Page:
The Splendid And The Vile
By Erik Larson
Erik Larson takes us back to London in 1940-1941 as Churchill takes over as Prime Minister of England and the Blitz begins in earnest. Somehow Churchill manages to instill fearlessness into a whole population as they face night after night of intense bombing. 45,000 people will be killed in this bombing campaign over the next year. It is easy to forget that England stood virtually alone against Germany in 1940. Erik Larson shows us that Winston Churchill was the right person to lead at that particular time in history.
What did it make me think about?
The Blitz certainly puts “stay at home” orders in a new perspective…
Should I read it?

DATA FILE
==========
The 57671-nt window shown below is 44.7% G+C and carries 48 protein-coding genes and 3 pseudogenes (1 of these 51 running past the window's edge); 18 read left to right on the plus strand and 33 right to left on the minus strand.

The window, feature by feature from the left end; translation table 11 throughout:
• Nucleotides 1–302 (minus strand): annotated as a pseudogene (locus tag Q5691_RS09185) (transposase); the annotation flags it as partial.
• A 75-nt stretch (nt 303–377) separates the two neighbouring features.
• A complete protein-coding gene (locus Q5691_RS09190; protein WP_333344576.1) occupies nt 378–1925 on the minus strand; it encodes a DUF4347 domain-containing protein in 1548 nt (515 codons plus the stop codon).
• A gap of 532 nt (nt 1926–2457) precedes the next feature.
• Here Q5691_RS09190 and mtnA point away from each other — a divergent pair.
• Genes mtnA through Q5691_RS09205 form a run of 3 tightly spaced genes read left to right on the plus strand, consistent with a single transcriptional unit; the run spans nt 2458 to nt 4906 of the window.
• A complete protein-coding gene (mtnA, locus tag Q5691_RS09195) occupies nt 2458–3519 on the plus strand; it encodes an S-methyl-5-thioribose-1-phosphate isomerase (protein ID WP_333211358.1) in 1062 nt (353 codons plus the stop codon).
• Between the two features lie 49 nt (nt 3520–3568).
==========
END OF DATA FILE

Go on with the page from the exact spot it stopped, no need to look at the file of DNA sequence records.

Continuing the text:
This was an interesting look at a slice of history that most of us don’t know much about. World War 2 is often talked about and I knew about the Blitz but this book filled in so many blanks. I would highly recommend this book to anyone who likes history.
“He might have been speaking before the House of Commons, rather than to a small group of men fogged by cigars and alcohol in a quiet country house. ‘We seek no treasure,’ Churchill said, ‘we seek no territorial gains, we seek only the right of man to be free; we seek his right to worship his God, to lead his life in his own way, secure from persecution. As the humble laborer returns home from his work when the day is done, and sees the smoke curling upwards from his cottage home in the serene evening sky, we wish him to know that no “rat-a-tat-tat”- here Churchill knocked loudly on the table- ‘of the secret police upon his door will disturb his leisure or interrupt his rest.’ He said ‘Britain sought only government by popular consent, freedom to say whatever one wished, and the equality of all people in the eyes of the law. But war aims other than these we have none.’ “